The icy air whistles around my ears, causing my skin to tingle and sting. My fingers and toes are numb and I haven’t even stepped off the porch yet. The branches of the trees bend with the heavy load they are carrying, twisting sadly toward the ground, defenseless. It’s winter and as I leave my warm home for a freezing and treacherous run, I know there is nothing else I would rather do.
Of course, I’m kidding.
I think quite the opposite actually.
It’s hard enough for me to find the motivation to run regularly and it’s even harder as Oregon’s cold fall days begin and the treacherous winter evenings creep in reminding me that it’s not just Thanksgiving meals that make it difficult to stay on track in the winter but there are other aspects that make the hardest step, the step out of the door.
I have compiled a list of simple things we can do in order to make our winter count and not fall behind completely in our running.
- Dress properly – I don’t mean by this to run in Santa suits in a Christmas marathons, although I do hope to do that someday – but dressing properly could be the difference in the effectiveness and the enjoyment of the run.
Here is a guide that hopefully helps in dressing for cold weather running.
30 degrees: Long sleeve base layer and a vest to keep your core warm (this is the only time I am ever going to encourage wearing a vest.) Tights for us hardcore runners should be enough, or shorts if hey, you’re a polar bear and took No-Shave November seriously.
10-20 degrees: Wear what was listed above with a little extra. A coat and wind pants over the tights should be enough.
0 to 10 degrees: Three tops, two bottoms, extra pair of mittens, and scarves for fashion- or to keep your face and neck warm. Take whichever reason sounds best to you.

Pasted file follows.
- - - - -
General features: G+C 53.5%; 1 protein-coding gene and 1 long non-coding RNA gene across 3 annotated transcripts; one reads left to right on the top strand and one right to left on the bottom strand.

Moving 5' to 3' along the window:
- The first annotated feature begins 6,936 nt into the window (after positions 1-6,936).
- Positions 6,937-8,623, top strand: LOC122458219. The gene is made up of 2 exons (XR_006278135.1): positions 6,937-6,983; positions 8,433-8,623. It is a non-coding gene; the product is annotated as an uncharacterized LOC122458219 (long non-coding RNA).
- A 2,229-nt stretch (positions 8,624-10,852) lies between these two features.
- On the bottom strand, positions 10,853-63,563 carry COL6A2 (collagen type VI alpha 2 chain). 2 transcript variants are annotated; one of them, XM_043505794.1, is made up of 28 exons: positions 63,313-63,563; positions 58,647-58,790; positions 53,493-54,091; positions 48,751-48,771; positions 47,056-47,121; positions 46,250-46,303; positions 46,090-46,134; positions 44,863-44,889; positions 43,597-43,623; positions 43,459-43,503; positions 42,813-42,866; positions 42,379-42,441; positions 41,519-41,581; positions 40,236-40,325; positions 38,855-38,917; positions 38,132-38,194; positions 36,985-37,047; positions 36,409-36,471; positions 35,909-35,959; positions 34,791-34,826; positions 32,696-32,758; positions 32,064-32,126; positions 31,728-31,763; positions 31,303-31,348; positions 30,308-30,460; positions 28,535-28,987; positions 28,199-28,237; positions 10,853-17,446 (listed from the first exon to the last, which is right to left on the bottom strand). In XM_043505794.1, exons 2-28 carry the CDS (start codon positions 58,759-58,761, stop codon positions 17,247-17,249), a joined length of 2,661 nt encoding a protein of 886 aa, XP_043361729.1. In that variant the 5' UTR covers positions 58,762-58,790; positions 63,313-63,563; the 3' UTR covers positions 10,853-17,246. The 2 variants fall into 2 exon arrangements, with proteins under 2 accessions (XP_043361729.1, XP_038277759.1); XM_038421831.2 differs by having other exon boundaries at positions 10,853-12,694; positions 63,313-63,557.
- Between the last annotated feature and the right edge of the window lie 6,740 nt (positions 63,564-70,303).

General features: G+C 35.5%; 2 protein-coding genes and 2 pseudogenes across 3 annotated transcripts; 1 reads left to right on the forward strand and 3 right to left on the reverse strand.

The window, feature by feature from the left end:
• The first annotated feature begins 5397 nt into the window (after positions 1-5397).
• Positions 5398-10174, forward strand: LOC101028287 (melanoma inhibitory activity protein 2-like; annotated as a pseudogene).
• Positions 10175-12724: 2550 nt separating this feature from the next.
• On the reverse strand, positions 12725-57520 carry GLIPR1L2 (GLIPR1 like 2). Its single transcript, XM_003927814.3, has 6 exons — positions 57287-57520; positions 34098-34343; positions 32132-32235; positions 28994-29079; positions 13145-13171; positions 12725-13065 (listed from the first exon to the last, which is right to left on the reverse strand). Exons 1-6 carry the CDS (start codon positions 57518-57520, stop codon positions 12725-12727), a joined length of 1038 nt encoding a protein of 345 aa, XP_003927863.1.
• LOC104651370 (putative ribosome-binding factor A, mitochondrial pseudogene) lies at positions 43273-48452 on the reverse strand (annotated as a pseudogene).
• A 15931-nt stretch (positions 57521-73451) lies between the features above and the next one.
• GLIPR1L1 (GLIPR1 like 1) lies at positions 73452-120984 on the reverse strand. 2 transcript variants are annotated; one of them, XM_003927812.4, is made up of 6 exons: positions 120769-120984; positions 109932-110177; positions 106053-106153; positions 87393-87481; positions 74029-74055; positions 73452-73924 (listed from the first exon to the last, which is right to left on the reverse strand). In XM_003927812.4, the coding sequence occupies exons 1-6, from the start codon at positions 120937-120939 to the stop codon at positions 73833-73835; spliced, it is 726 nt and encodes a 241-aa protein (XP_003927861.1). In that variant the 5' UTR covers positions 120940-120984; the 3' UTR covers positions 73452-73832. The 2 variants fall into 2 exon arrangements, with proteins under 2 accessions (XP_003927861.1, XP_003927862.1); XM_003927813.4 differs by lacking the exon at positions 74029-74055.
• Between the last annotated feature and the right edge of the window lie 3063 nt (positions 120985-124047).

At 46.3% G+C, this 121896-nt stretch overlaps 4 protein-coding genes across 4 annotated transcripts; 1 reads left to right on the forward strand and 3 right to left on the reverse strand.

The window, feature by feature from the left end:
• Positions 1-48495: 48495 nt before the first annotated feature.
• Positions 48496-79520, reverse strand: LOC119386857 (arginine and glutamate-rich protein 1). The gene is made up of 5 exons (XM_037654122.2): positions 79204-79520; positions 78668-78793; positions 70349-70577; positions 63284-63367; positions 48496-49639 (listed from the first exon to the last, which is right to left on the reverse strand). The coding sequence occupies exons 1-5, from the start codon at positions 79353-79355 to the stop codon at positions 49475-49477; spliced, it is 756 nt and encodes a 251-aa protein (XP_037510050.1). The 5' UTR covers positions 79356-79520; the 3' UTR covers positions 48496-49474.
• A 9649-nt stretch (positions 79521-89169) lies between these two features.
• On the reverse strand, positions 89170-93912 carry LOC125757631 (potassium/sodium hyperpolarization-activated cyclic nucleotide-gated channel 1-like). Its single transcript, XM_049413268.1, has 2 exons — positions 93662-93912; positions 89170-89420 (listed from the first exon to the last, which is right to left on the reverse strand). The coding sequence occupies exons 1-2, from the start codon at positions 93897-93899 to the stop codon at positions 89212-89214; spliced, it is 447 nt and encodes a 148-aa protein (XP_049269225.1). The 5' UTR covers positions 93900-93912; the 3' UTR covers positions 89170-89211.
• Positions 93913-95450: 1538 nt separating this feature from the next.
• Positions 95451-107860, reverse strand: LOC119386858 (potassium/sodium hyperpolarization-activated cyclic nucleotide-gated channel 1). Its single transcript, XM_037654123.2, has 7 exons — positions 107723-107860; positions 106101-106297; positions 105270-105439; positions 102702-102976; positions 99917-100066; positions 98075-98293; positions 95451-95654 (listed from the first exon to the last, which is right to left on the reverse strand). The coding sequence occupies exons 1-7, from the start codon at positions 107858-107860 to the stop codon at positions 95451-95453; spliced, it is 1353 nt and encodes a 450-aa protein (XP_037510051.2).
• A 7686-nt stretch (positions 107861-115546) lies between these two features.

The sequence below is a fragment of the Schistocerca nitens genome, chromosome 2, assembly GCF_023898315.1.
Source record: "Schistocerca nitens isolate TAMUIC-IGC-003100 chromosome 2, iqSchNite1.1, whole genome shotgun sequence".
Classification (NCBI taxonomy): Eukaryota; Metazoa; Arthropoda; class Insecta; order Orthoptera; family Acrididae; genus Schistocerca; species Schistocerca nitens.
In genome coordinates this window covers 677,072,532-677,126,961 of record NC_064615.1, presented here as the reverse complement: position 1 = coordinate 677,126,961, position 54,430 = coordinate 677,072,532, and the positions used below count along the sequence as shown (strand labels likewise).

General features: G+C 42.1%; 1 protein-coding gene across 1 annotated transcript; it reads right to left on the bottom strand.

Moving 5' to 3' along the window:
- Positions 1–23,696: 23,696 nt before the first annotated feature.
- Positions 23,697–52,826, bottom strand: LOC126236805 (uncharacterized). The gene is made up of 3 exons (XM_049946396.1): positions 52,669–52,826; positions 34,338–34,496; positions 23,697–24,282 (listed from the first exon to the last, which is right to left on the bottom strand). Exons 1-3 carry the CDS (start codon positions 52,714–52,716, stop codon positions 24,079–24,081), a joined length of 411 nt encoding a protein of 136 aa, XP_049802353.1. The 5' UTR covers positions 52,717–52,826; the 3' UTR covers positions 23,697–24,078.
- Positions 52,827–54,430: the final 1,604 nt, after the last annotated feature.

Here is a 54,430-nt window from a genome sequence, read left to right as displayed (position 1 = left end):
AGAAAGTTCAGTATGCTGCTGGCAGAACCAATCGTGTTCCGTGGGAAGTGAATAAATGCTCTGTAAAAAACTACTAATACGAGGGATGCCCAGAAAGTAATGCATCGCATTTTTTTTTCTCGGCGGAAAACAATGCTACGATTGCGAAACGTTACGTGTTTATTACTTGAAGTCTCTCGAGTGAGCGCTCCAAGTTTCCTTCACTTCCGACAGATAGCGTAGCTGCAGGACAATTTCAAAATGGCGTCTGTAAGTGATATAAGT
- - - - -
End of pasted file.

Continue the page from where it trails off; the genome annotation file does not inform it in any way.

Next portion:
Minus 20 degrees: just kidding. Oregon isn’t that bad. Take a minute if you’re the type to complain about the Pacific Northwest and be grateful you don’t live in Russia this winter.
Oh, and throw your clothes in the dryer before a cold run too! If you haven’t been doing that, you’ve really been missing out.
- Change up your warm-up – Don’t look at me like that. I know it seems obvious but I know more runners than will admit or realize that they do not warm up properly. With the cold weather, our bodies need extra time to prepare for the frigid temperatures. I suggest starting a workout indoors with some stretching, squats and lunges. Venture outside then for a brisk walk, progressing to a slow jog. Pay special attention to your calves. Since they are further away from your core, they have less circulation and will be working differently to handle slippery sidewalks and slushy snow.
- Tread lightly but don’t fear – Let’s face it, there are some surfaces that aren’t very safe to run on: mounds of gelatin, hot coals, jellyfish tentacles and during times of extreme cold or ferocious storms. When running on any hazardous surfaces be sure you run with light strides of shorter than normal stride length. Also remember to focus; just a moment’s lack of concentration could lead to extreme discomfort.
You could always run on a treadmill. However, that’s sort of lame considering the physiological differences, and how monotonous running in one place can be. Unless hell itself has just frozen over, remember you’re cooler than that. (No pun intended but I’m proud of the accidental wittiness, so I must keep it.)
- Just do it- The thought of running outside when it’s cold often makes me miserable but we must remember the benefit of running. Nobody will ever say, “Man, I really wish I hadn’t worked out today,” and it’s important as runners that we don’t allow the weather to talk us out of what is important to us. Remember how great you are going to feel after you accomplish the run.
As the morning comes, the restless winter winds somehow enter my room sending me into an endless chill. I have no choice but to surrender to these winds and slowly awaken from my slumber. I stay in my bed, remaining curled up with a book and mug of hot chocolate for ultimate laziness.
Of course, I’m kidding.
I will think quite the opposite this winter actually.
Strap on the shoes. Buy a new coat. Embrace the willingness to wear those running tights you’ve been hesitate to show off. And don’t forget your neon.
Before you know it, Spring will be here. Good luck with your winter running.